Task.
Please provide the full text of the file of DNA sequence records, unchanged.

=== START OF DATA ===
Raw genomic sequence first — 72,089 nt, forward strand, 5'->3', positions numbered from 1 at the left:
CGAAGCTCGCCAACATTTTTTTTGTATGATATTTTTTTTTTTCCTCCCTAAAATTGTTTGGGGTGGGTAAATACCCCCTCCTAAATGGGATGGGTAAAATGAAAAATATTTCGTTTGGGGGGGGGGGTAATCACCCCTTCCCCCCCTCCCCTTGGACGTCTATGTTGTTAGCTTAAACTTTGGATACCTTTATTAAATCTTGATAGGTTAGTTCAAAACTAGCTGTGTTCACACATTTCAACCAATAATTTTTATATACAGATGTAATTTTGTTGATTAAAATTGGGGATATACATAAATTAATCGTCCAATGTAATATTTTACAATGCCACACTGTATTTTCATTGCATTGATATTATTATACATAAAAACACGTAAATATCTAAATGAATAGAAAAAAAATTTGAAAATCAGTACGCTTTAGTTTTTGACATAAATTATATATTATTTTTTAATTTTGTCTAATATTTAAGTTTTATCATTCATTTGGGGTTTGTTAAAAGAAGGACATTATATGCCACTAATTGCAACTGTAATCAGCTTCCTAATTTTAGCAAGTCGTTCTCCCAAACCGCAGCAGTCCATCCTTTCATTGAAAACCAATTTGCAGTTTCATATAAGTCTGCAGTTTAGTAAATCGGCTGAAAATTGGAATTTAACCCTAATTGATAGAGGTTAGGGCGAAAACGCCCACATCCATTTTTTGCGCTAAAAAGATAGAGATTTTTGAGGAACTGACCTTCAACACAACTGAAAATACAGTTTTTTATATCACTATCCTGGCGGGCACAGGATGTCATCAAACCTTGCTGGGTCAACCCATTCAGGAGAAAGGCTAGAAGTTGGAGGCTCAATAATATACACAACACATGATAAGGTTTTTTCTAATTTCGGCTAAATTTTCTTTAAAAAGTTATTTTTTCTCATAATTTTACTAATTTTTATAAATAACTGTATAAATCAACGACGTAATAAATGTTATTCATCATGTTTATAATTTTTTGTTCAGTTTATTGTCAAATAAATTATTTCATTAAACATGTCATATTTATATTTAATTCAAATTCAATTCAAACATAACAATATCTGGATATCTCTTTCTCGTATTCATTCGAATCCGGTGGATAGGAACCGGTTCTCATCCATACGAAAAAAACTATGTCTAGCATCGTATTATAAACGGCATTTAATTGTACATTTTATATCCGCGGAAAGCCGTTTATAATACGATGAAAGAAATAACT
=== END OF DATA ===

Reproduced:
Raw genomic sequence first — 72,089 nt, forward strand, 5'->3', positions numbered from 1 at the left:
CGAAGCTCGCCAACATTTTTTTTGTATGATATTTTTTTTTTTCCTCCCTAAAATTGTTTGGGGTGGGTAAATACCCCCTCCTAAATGGGATGGGTAAAATGAAAAATATTTCGTTTGGGGGGGGGGGTAATCACCCCTTCCCCCCCTCCCCTTGGACGTCTATGTTGTTAGCTTAAACTTTGGATACCTTTATTAAATCTTGATAGGTTAGTTCAAAACTAGCTGTGTTCACACATTTCAACCAATAATTTTTATATACAGATGTAATTTTGTTGATTAAAATTGGGGATATACATAAATTAATCGTCCAATGTAATATTTTACAATGCCACACTGTATTTTCATTGCATTGATATTATTATACATAAAAACACGTAAATATCTAAATGAATAGAAAAAAAATTTGAAAATCAGTACGCTTTAGTTTTTGACATAAATTATATATTATTTTTTAATTTTGTCTAATATTTAAGTTTTATCATTCATTTGGGGTTTGTTAAAAGAAGGACATTATATGCCACTAATTGCAACTGTAATCAGCTTCCTAATTTTAGCAAGTCGTTCTCCCAAACCGCAGCAGTCCATCCTTTCATTGAAAACCAATTTGCAGTTTCATATAAGTCTGCAGTTTAGTAAATCGGCTGAAAATTGGAATTTAACCCTAATTGATAGAGGTTAGGGCGAAAACGCCCACATCCATTTTTTGCGCTAAAAAGATAGAGATTTTTGAGGAACTGACCTTCAACACAACTGAAAATACAGTTTTTTATATCACTATCCTGGCGGGCACAGGATGTCATCAAACCTTGCTGGGTCAACCCATTCAGGAGAAAGGCTAGAAGTTGGAGGCTCAATAATATACACAACACATGATAAGGTTTTTTCTAATTTCGGCTAAATTTTCTTTAAAAAGTTATTTTTTCTCATAATTTTACTAATTTTTATAAATAACTGTATAAATCAACGACGTAATAAATGTTATTCATCATGTTTATAATTTTTTGTTCAGTTTATTGTCAAATAAATTATTTCATTAAACATGTCATATTTATATTTAATTCAAATTCAATTCAAACATAACAATATCTGGATATCTCTTTCTCGTATTCATTCGAATCCGGTGGATAGGAACCGGTTCTCATCCATACGAAAAAAACTATGTCTAGCATCGTATTATAAACGGCATTTAATTGTACATTTTATATCCGCGGAAAGCCGTTTATAATACGATGAAAGAAATAACT